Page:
This is just an observational post based my own experiences. I’m posting because I’m still surprised by the outrage against the move towards fairer and more all-encompassing healthcare in the United States. I really can’t wrap my mind around why people object to it, and so strongly.

Our family’s most recent ‘medical’ incident was that our 2yr old had pneumonia complicated by his asthma. In a two week period we had five doctor’s appointments and a day and a half stay in the hospital. Total cost to us? $0. Not having to worry about the money allowed us to focus on getting him well. The moment money becomes a concern, in regards to healthcare, people make the wrong decision.

Okay, obviously we *do* pay for it. We pay taxes after all. But I’ve had several conversations with people outside Canada who imagine we’re paying ridiculously high taxes. In my opinion, we’re not. I never looked at a pay stub and freaked out… and at one time I was paying a really high tax rate. At its worse though it was never more than 30 percent. (And yes, I do realize we pay federal sales tax too, though in Alberta there is no provincial sales tax and health care premiums are paid for).

30 percent of my income so that everyone can have access to quality healthcare. Not really that high of a price to pay. And of course that tax money is spent on many other things too — not just medical.

I have certainly had some negative issues with the health care system, generally long wait times (though I think my longest wait has been five hours, for myself — kids don’t seem to have to wait nearly so long) but it is a comfort to know that it is always there and nothing I do, or don’t do, can take it away..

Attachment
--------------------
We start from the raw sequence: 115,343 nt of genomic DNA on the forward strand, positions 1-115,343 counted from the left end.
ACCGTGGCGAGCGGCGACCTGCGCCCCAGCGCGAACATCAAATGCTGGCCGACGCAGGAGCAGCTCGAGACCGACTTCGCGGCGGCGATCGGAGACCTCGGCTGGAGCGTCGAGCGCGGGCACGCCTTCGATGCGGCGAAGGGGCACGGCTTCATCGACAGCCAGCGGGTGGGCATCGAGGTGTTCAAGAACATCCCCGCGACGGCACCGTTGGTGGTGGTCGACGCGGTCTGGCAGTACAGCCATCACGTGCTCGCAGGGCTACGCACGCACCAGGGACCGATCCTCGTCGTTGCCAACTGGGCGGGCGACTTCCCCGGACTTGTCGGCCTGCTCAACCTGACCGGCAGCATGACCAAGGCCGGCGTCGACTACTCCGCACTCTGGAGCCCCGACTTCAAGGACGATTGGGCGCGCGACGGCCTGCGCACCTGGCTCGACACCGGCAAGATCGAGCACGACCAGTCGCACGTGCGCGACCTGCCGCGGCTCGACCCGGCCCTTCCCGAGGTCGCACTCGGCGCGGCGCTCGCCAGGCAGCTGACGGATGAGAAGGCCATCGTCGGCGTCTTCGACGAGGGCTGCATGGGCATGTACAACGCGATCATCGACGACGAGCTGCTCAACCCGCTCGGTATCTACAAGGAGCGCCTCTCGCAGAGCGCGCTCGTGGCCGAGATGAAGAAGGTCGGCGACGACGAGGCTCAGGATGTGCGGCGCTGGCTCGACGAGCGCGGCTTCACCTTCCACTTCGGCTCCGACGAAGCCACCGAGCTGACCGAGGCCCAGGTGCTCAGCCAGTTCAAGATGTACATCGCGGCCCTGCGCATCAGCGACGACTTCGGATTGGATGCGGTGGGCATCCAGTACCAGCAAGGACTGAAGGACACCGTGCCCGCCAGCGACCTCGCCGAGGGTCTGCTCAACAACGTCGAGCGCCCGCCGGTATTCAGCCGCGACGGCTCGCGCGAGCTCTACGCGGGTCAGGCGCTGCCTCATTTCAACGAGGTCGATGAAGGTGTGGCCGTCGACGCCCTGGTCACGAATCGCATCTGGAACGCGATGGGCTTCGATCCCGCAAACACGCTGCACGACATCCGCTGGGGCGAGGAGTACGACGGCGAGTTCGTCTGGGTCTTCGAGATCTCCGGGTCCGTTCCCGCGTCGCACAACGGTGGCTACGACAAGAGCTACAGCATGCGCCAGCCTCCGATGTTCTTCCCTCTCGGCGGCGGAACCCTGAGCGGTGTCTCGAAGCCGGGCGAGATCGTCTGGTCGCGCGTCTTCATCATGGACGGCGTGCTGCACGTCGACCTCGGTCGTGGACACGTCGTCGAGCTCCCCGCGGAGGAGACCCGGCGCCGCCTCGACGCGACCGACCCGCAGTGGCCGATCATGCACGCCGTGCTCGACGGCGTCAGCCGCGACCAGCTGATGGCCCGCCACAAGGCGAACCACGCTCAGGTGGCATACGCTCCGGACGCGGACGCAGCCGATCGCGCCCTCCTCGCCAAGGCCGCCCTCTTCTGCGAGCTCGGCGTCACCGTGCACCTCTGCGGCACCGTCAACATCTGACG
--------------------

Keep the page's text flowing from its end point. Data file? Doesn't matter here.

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  • Jason Attard

    They’re basically afraid that any change will inevitably lead down the slippery slope to a public healthcare system, which is clearly an awful idea! These seem to be the main arguments against public care:

    a) Taxes will skyrocket and the government is just stealing my money to cover lazy bums who can’t afford healthcare, and thus clearly don’t deserve it. They’ll probably have to cut my benefits to help offset the cost too.

    b) Letting the government get involved means it will be so inefficient that you will die while waiting months clear the red tape and actually go see a doctor (like they do in Canada, at least according to the ads on TV). Even worse, everybody will have healthcare – which will make the lines even longer – and if it’s public there will be no way to jump ahead in line even if you can afford to pay for better care. You just have to hope the government “Death Panels” decide that your case is important enough to justify priority care.

    c) Removing money as the primary motivator will cash starve the healthcare system and utterly destroy it. At the very least it will cost millions of people their jobs (especially at the insurance companies). In fact all the good doctors will just move elsewhere or stop working since there won’t be enough money in it for them. In addition, medical research will stop worldwide because the US drug companies will no longer be able to afford R&D (they’re currently subsidizing all medical research in the world you know!)

  • Brent Knowles

    Thanks for the summary Jason… it scares me that so many people take these concerns so literally without doing any research themselves.

  • Margaret Howe

    Great blog entry! I’m from the States, moved to Edmonton in 2007. Our taxes are not higher & we make about the same income here. To me, Canada is much more civilized.